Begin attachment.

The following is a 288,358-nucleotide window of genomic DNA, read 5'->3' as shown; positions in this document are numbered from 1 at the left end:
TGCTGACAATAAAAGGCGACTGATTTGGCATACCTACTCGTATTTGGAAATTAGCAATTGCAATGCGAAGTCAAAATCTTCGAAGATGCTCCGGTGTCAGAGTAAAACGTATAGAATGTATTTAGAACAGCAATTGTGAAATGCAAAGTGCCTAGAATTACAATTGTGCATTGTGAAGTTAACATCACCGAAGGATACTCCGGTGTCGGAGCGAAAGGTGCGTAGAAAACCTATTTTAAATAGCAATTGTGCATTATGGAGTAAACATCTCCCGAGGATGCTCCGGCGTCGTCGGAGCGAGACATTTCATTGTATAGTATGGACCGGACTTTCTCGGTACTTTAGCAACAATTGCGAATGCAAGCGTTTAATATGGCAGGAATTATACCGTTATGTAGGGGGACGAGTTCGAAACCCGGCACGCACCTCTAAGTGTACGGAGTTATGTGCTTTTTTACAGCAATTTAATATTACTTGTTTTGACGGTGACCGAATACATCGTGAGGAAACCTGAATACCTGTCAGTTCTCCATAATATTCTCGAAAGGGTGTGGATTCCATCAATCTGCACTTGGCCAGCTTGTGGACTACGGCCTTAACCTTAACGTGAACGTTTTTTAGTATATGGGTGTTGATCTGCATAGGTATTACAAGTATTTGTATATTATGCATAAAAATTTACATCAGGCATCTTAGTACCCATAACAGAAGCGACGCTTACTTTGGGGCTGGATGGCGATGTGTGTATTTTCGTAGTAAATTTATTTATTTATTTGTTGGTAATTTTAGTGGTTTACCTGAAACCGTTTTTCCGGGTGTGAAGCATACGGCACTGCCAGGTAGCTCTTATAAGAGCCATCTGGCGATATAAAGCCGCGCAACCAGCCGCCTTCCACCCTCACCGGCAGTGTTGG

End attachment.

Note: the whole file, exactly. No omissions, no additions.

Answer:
The following is a 288,358-nucleotide window of genomic DNA, read 5'->3' as shown; positions in this document are numbered from 1 at the left end:
TGCTGACAATAAAAGGCGACTGATTTGGCATACCTACTCGTATTTGGAAATTAGCAATTGCAATGCGAAGTCAAAATCTTCGAAGATGCTCCGGTGTCAGAGTAAAACGTATAGAATGTATTTAGAACAGCAATTGTGAAATGCAAAGTGCCTAGAATTACAATTGTGCATTGTGAAGTTAACATCACCGAAGGATACTCCGGTGTCGGAGCGAAAGGTGCGTAGAAAACCTATTTTAAATAGCAATTGTGCATTATGGAGTAAACATCTCCCGAGGATGCTCCGGCGTCGTCGGAGCGAGACATTTCATTGTATAGTATGGACCGGACTTTCTCGGTACTTTAGCAACAATTGCGAATGCAAGCGTTTAATATGGCAGGAATTATACCGTTATGTAGGGGGACGAGTTCGAAACCCGGCACGCACCTCTAAGTGTACGGAGTTATGTGCTTTTTTACAGCAATTTAATATTACTTGTTTTGACGGTGACCGAATACATCGTGAGGAAACCTGAATACCTGTCAGTTCTCCATAATATTCTCGAAAGGGTGTGGATTCCATCAATCTGCACTTGGCCAGCTTGTGGACTACGGCCTTAACCTTAACGTGAACGTTTTTTAGTATATGGGTGTTGATCTGCATAGGTATTACAAGTATTTGTATATTATGCATAAAAATTTACATCAGGCATCTTAGTACCCATAACAGAAGCGACGCTTACTTTGGGGCTGGATGGCGATGTGTGTATTTTCGTAGTAAATTTATTTATTTATTTGTTGGTAATTTTAGTGGTTTACCTGAAACCGTTTTTCCGGGTGTGAAGCATACGGCACTGCCAGGTAGCTCTTATAAGAGCCATCTGGCGATATAAAGCCGCGCAACCAGCCGCCTTCCACCCTCACCGGCAGTGTTGG